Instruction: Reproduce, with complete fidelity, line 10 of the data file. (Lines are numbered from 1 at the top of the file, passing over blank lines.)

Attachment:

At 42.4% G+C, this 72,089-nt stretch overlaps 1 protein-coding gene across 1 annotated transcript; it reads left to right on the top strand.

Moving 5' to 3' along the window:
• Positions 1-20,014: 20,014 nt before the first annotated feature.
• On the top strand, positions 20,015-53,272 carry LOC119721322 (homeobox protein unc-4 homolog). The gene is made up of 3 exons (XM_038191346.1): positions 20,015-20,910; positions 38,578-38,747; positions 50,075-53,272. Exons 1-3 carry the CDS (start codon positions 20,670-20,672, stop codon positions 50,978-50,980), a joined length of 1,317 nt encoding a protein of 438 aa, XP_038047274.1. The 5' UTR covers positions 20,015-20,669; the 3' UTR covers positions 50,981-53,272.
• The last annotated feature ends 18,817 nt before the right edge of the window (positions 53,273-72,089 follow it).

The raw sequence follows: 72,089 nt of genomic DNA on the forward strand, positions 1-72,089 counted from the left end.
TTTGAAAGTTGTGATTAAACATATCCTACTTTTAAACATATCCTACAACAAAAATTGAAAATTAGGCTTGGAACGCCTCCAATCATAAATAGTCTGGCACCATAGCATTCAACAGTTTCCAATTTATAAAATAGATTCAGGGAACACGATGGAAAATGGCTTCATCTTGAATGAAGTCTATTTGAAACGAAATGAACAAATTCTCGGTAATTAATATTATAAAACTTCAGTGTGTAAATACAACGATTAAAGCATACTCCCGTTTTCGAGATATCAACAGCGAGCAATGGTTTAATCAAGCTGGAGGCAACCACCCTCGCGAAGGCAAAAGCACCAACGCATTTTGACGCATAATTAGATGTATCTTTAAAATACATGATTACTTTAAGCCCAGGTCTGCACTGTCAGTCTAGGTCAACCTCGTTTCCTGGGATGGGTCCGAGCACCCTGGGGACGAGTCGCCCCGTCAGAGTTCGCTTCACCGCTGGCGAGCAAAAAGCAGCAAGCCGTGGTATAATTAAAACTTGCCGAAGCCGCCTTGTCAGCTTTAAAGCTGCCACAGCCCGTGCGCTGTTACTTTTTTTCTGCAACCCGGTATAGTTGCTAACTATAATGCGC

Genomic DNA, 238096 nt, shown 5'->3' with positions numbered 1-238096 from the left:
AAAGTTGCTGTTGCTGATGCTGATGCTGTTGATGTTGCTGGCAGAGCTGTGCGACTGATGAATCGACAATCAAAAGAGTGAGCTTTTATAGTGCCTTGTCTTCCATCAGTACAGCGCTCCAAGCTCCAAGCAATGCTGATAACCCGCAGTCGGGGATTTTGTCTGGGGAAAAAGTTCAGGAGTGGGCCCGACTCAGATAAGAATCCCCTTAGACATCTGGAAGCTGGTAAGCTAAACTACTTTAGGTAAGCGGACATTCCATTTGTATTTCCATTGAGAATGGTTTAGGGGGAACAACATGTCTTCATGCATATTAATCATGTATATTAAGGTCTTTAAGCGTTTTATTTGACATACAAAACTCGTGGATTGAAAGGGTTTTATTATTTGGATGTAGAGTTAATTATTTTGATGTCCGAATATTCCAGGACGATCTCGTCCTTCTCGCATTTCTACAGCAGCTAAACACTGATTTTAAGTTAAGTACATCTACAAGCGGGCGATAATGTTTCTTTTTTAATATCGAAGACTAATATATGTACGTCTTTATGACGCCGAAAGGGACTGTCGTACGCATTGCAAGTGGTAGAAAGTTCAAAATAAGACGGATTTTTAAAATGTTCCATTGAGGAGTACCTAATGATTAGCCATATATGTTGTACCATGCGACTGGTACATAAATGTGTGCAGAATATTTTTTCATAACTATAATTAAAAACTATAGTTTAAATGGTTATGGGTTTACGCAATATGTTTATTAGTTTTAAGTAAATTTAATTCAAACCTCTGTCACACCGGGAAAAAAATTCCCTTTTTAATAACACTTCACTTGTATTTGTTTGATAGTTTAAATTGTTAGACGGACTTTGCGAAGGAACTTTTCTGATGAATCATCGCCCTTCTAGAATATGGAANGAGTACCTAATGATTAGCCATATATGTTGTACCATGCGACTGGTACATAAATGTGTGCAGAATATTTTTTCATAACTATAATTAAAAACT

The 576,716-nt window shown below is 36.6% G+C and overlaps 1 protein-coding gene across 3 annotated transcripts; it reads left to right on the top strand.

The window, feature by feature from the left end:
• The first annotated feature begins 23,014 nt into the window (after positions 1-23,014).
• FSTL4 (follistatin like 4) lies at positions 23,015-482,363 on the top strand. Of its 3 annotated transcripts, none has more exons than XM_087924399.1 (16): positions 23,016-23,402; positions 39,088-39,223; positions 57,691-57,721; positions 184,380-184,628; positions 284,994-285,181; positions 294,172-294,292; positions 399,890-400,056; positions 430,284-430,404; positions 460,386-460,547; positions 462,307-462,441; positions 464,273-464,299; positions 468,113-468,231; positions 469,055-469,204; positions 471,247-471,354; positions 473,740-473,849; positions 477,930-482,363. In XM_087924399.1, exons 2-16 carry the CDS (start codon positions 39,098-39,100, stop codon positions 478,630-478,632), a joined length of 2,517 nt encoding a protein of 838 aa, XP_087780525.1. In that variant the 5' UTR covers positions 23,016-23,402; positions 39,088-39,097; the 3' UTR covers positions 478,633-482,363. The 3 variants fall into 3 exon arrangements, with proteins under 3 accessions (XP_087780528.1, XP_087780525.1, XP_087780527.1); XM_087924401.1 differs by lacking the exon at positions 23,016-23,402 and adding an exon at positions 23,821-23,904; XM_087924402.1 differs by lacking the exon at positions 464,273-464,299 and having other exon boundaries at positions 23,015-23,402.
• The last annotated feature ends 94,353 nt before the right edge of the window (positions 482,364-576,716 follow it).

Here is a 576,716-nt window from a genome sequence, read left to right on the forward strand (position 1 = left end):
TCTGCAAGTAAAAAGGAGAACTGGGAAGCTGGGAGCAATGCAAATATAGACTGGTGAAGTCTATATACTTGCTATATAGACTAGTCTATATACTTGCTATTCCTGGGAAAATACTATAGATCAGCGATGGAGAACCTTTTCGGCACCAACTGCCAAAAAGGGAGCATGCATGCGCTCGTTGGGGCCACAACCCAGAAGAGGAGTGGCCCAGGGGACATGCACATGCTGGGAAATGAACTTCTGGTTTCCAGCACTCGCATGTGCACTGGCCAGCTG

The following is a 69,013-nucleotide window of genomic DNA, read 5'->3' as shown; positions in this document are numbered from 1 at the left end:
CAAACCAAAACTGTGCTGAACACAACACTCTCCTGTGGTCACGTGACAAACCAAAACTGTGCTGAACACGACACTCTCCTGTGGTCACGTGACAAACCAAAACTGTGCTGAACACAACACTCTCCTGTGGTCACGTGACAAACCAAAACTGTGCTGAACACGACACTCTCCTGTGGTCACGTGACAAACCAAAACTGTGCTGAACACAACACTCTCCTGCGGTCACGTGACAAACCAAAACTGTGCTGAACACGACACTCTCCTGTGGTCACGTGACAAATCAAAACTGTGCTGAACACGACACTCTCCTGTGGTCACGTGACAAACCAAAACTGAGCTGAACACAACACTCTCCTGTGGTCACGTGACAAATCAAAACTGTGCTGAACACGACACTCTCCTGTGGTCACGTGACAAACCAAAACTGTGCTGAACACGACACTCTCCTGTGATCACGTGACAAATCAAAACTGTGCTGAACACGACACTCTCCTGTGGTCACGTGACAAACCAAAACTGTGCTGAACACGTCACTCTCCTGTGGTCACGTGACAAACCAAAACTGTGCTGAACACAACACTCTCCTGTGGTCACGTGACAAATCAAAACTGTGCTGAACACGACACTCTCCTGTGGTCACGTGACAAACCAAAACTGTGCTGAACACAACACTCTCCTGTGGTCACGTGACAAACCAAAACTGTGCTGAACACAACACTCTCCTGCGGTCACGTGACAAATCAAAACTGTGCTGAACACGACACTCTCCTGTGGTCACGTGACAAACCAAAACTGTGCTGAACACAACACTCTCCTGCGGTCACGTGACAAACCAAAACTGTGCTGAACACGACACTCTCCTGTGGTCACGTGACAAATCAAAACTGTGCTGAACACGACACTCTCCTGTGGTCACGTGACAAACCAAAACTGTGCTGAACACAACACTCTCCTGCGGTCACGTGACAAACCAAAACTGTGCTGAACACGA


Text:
The 576,716-nt window shown below is 36.6% G+C and overlaps 1 protein-coding gene across 3 annotated transcripts; it reads left to right on the top strand.